Each week our team would gather to worship God and listen for his instructions. Then we’d open our doors to offer prayer and healing. There I experienced firsthand what I’d only read about.

God used us to heal people: emotionally, spiritually, and physically—sometimes gradually and sometimes immediately.

As we worked together, we taught and encouraged one another, learning to rely on the Holy Spirit for direction and power. My fifth transformation had begun, never complete but always moving forward.

6. A Mission to Spread the Word

I started college when I was sixteen. Twenty-seven years later, I finally finished—or so I thought—with a PhD in Business Administration. I never went full time but always fit my classes and homework around a full-time job, usually while working forty-five to fifty-five hours a week.

Along the way, I made many sacrifices. To my dismay, this included giving up time with family. When my last diploma arrived, my wife asked, “Are you finally finished?” I assured her I was.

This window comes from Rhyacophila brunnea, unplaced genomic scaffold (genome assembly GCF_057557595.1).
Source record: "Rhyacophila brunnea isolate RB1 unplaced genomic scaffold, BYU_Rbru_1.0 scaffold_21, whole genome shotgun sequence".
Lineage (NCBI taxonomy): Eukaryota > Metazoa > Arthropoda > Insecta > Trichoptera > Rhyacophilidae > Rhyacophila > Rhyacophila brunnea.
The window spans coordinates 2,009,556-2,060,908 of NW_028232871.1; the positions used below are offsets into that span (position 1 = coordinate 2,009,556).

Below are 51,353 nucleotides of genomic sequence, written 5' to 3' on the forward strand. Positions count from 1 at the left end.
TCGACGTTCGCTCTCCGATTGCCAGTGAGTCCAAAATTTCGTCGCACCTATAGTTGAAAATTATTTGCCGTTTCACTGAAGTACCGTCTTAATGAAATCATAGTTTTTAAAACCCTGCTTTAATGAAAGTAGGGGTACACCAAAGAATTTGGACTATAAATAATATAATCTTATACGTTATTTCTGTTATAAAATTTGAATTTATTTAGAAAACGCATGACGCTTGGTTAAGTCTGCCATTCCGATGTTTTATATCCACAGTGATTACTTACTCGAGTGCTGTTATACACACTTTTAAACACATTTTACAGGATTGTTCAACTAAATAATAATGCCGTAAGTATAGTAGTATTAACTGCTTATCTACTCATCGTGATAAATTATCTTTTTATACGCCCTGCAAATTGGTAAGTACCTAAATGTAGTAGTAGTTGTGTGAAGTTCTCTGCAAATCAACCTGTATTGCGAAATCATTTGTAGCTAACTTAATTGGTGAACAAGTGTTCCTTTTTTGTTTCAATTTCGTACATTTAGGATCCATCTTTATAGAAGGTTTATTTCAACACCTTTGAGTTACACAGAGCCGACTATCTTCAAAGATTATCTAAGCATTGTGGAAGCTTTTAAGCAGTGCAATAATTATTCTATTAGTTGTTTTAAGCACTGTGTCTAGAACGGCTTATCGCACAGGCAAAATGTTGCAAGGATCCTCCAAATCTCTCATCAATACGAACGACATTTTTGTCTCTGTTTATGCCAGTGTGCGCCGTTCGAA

But God had other plans.

A few years later, he whispered to me, “Go back to school.” He didn’t say when, where, or why. He simply said, “Go.” The rest was up to me. Since God was doing the telling, I figured my studies should have a spiritual focus.

Both dismayed and elated at the prospect of more formal education, I moved forward, but my quest was a long one. It took five years, but I graduated with a second PhD, this one in Pastoral Ministry, of all things.

My dissertation explored church unity. The topic drew me in, with increasing fervor. I could not let go of its persistent grasp. The unity of Jesus’s church became my passion.

Writing my dissertation also sparked something else deep inside my soul. Although I’d been writing most of my life, for the first time my writing intersected with my faith.